Pass the filter. artificial intelligence in hiring

It’s graduation season, and whether you’re a recent grad or someone looking to change jobs or look for work, you need to get your groove on first. And increasingly, that means moving past resume filters, algorithms, and application tracking systems (ATS).

I recently gave some advice to a young man who wanted to move into a career in software project management. Although he didn’t have any specific experience highlighted on his resume, anyone who looked closely could see that he actually had project management experience. And by “anyone” I mean a human being. The problem is, there’s a certain hoop you have to jump through to get to the person who will read that resume. In this candidate’s case, he never passed the technology used to screen candidates.

At this point, most mid-sized and large companies use resume filters or ATS. When they receive hundreds or thousands of resumes for a job, there is simply no way one can go through them all. If the HR department is trying to hire for multiple positions, the need for these filters increases. Filters serve a purpose. I consider filters to be low-grade artificial intelligence, and they have significant limitations. However, the smarter the AI, the better the filters will be. Like it or not, resume AI is here to stay.

Filters can’t (yet) necessarily do a good job of reading between the lines. In the case of the young man I was mentoring, I could see that he had been involved in project management for about nine years. Those same skills apply to any project. The problem was that AI couldn’t connect with software project management positions.

“The only function of your resume these days,” I told this job seeker, “is to create one that can pass AI filters.”

To that end, here are some tips for beating the AI ​​goalie:

  • Do not complicate. Resumes with attractive borders and fancy graphics or artistic additions can make a person stand out. But AI may not know how to interpret a graphic or photo. The same goes for colored fonts or columns, tables, etc.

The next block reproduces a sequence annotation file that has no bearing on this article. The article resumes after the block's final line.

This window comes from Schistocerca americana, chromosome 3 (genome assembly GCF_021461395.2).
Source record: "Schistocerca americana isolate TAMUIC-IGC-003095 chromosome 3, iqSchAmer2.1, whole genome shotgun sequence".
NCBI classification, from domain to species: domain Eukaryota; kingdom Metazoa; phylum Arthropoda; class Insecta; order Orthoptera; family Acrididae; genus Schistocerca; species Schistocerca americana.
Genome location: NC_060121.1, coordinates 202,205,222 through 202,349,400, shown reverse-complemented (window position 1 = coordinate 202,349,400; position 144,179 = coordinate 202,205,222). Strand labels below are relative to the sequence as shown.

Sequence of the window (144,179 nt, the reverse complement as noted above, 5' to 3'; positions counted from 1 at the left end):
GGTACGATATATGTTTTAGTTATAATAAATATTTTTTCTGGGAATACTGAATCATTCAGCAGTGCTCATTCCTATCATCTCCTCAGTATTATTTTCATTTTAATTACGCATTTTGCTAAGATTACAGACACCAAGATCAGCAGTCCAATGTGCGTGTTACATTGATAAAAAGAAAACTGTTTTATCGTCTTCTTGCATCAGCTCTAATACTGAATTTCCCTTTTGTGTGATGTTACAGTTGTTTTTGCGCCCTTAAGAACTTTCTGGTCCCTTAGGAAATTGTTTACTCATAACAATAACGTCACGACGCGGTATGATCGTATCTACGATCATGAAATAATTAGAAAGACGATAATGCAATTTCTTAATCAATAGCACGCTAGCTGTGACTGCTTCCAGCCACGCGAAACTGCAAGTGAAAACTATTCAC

• Watch your SEO. As we all know that search engine optimization is important to promote a business or product, you are essentially your product and you need SEO terms that are going to “sell” that product. Look at the wording of the job description and make sure most of those words are in your resume.
  • Use the correct file format. This sounds very basic, but unless the company specifically requires a PDF resume, use Word. Filters have a hard time “reading” PDF files, and Word is more efficient for the rendering process.
  • Customize your resume for the position. The old advice to tailor your resume for each job you apply for still holds true (remember your SEO).
  • View your department heads. It might be smarter or more conversational to use the phrase “What I do”, but stick to “Skills”. ATS will read much better.
  • Keep it current. You should always update your resume not only when changing jobs, but also when adding skills or experience.
  • Use a cover letter. While filters don’t read cover letters (again, AI is always evolving anyway), if you to do Get through the filter, people will read it, and it’s an opportunity to highlight the best talents and experiences you have.
  • Be specific. So not “fixed processes”, but “streamlined processes, saving the company x dollars and saving x time from our production schedule”.

Your resume is your company’s business card. But also don’t forget that the best “filter” is the person. Network and make connections, because handing your resume to someone will always be better than playing the “pass the filter” game. While the goal of your resume is to get past the artificial intelligence that sifts through hundreds of resumes for the best candidates, remember that your ultimate goal is to reach the hiring manager. Filtering is just one part of your search on the way to that human connection.

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